Breastfeeding: Test Weighing Your Baby

What is test weighing a baby?

Sometimes your baby's doctor needs to know how much your baby is feeding. Test weighing is used to measure how much breast milk your baby drinks from your breast during a feeding. This helps make sure your baby is getting enough milk to grow and develop. Test weighing babies is usually done in the hospital. Not all babies need to be test weighed.

A baby should gain a little weight during a feeding because he or she has taken some milk. The baby is weighed twice: right before and right after a feeding, with the clothes on. The first, lower weight is subtracted from the second, higher weight. The difference between these two weights is the amount of milk the baby drank. One gram of weight is equal to one millilitre (ml) or one cubic centimetre (cc) of milk.

How to test weigh your baby

For test weighing to be correct, you need a digital electronic infant weight scale that shows weight in grams; for example, the Medela BabyWeigh TM scale. A scale that shows weight in kilograms or pounds is not precise enough.

Caution: Never leave your baby alone on the scale as a fall can seriously injure your baby.

Dress your baby in the clothes, blankets, hat, or bib that he or she will be wearing during the feeding. Do not change the diaper or any clothes until after you have weighed your baby the second time after the feeding.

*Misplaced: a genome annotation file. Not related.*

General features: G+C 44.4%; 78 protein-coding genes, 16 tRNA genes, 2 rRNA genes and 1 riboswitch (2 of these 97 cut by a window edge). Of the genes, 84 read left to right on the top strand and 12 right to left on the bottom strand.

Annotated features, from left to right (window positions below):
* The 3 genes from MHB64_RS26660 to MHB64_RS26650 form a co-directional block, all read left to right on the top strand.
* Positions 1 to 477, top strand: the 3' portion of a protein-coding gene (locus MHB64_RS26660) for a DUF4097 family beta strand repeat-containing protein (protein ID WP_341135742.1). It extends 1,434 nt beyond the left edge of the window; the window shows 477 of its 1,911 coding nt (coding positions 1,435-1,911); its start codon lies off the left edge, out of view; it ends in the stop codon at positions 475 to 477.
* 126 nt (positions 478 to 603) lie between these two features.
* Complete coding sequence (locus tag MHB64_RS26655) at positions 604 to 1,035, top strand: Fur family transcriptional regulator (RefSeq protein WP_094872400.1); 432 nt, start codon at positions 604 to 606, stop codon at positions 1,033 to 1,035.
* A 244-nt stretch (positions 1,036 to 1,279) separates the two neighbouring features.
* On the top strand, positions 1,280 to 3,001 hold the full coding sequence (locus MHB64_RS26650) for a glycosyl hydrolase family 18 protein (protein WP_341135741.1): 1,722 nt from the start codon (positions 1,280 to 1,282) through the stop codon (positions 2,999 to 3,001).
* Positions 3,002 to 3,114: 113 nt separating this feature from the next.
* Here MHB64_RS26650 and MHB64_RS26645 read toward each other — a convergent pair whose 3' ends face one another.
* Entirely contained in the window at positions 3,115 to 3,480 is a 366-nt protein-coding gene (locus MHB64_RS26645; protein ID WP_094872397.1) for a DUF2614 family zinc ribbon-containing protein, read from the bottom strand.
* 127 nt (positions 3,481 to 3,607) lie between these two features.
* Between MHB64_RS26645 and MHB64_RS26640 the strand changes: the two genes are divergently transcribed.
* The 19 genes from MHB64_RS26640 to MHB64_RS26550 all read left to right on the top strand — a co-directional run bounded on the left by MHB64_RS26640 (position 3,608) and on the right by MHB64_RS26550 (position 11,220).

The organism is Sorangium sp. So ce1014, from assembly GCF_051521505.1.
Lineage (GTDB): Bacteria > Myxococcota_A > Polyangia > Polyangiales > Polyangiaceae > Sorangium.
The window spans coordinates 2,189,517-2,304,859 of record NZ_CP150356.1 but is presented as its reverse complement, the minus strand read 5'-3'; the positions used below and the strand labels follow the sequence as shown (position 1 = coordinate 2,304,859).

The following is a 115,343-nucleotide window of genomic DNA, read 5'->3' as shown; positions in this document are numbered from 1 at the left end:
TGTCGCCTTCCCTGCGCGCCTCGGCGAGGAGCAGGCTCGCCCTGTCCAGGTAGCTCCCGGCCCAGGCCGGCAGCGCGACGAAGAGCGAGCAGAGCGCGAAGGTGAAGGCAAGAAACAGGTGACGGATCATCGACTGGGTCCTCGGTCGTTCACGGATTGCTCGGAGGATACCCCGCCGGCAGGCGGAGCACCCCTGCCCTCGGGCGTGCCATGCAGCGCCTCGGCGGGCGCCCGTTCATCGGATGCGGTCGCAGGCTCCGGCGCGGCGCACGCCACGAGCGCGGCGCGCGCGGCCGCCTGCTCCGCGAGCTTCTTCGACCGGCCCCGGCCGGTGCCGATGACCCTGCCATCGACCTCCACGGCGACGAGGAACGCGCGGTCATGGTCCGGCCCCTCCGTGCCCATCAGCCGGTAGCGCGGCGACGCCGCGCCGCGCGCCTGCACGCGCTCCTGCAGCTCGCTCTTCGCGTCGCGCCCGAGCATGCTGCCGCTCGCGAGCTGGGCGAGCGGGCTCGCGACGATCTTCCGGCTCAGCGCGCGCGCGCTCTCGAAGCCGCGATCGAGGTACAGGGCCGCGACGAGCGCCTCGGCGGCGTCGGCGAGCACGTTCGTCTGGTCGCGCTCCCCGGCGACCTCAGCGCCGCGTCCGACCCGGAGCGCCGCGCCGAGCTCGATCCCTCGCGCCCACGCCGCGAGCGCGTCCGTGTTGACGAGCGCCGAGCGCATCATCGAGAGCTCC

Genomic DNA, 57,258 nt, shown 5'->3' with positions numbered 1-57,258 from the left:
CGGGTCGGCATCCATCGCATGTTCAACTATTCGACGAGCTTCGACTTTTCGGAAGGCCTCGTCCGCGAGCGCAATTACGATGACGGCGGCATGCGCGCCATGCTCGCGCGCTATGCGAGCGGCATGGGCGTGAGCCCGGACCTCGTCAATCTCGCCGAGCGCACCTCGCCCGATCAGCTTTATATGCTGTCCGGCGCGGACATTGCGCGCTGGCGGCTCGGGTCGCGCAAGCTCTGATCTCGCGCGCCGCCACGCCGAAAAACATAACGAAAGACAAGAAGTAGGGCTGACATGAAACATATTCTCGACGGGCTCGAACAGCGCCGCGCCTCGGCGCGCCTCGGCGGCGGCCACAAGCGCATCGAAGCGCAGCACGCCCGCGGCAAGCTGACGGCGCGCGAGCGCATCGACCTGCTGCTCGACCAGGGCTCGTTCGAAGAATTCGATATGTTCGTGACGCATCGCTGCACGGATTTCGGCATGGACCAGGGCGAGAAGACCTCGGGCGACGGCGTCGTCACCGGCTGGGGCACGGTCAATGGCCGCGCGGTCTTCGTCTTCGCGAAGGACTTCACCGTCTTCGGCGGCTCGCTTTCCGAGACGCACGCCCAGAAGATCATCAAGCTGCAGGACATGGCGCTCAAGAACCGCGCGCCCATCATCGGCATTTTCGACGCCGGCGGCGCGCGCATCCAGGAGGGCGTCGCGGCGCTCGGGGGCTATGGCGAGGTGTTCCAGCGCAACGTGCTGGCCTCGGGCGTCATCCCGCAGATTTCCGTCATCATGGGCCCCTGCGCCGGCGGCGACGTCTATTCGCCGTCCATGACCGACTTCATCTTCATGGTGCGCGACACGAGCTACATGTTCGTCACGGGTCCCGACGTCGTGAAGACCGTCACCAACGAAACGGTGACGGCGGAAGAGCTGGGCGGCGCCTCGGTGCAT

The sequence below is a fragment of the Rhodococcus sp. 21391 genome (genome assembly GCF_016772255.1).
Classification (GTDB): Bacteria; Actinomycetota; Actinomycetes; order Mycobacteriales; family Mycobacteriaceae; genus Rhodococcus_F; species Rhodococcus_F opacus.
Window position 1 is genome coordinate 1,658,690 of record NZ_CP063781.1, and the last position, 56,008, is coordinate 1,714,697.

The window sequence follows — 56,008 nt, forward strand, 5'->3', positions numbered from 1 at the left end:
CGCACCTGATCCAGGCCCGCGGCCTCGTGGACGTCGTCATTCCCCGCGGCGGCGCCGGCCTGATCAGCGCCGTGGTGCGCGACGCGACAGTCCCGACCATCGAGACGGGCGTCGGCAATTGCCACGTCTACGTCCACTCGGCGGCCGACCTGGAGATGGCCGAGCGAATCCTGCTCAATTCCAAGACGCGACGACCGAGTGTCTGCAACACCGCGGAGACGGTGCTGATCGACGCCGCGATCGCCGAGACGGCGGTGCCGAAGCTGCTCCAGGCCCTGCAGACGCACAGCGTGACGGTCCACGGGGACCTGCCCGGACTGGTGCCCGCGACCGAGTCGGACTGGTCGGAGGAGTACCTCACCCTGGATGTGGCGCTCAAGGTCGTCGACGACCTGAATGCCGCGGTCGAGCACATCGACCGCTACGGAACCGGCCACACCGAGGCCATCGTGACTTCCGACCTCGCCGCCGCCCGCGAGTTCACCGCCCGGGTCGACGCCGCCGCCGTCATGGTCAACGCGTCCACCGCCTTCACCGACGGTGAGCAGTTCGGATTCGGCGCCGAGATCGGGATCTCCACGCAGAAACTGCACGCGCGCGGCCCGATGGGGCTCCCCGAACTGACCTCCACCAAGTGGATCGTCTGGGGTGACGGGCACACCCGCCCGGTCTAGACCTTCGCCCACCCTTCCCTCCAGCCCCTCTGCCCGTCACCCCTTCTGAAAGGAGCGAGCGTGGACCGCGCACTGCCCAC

When using a Medela BabyWeigh TM scale

  1. Bring the electronic scale to your baby’s bedside. Make sure the scale is on a flat surface. Place a towel or blanket in the scale tray.
  2. Press the On/Zero button and wait until '0' is displayed digitally.
  3. Place your baby on the flat surface of the scale tray.
  4. Hold one hand above your baby as you wait for the scale to lock in the weight and record the final weight. You will hear a 'beep' sound and see an arrow beside the baby's weight.
  5. Push 'Weight Entry'. This saves the baby's weight before breastfeeding, in the scale memory. You may also wish to write down the baby's weight. This is the 'pre-feeding' weight.
  6. Remove your baby from the scale and breastfeed as you normally would.
  7. Press the On/Zero button and wait until '0' is displayed digitally. Put your baby back on the scale after breastfeeding and reweigh. The clothes your baby is wearing and the blanket on the tray should all be the same for this second weighing.
  8. Again, hold one hand above your baby as you wait for the scale to beep and the arrow to appear besides the final weight.
  9. Push 'Weight Gain' and the scale tells you the amount of breastmilk your baby drank at the breast.
  10. You may also want to write down the baby's weight after the breastfeeding. Mark this as the 'post feeding weight'. Subtract the 'pre-feeding weight' from the 'post-feeding weight'. The result is the amount of milk your baby drank.

When using other electronic scales

  1. Bring the electronic scale to your baby’s bedside. Make sure the scale is on a flat surface. Plug in the scale if it is not a battery scale. Place a towel or blanket in the scale tray.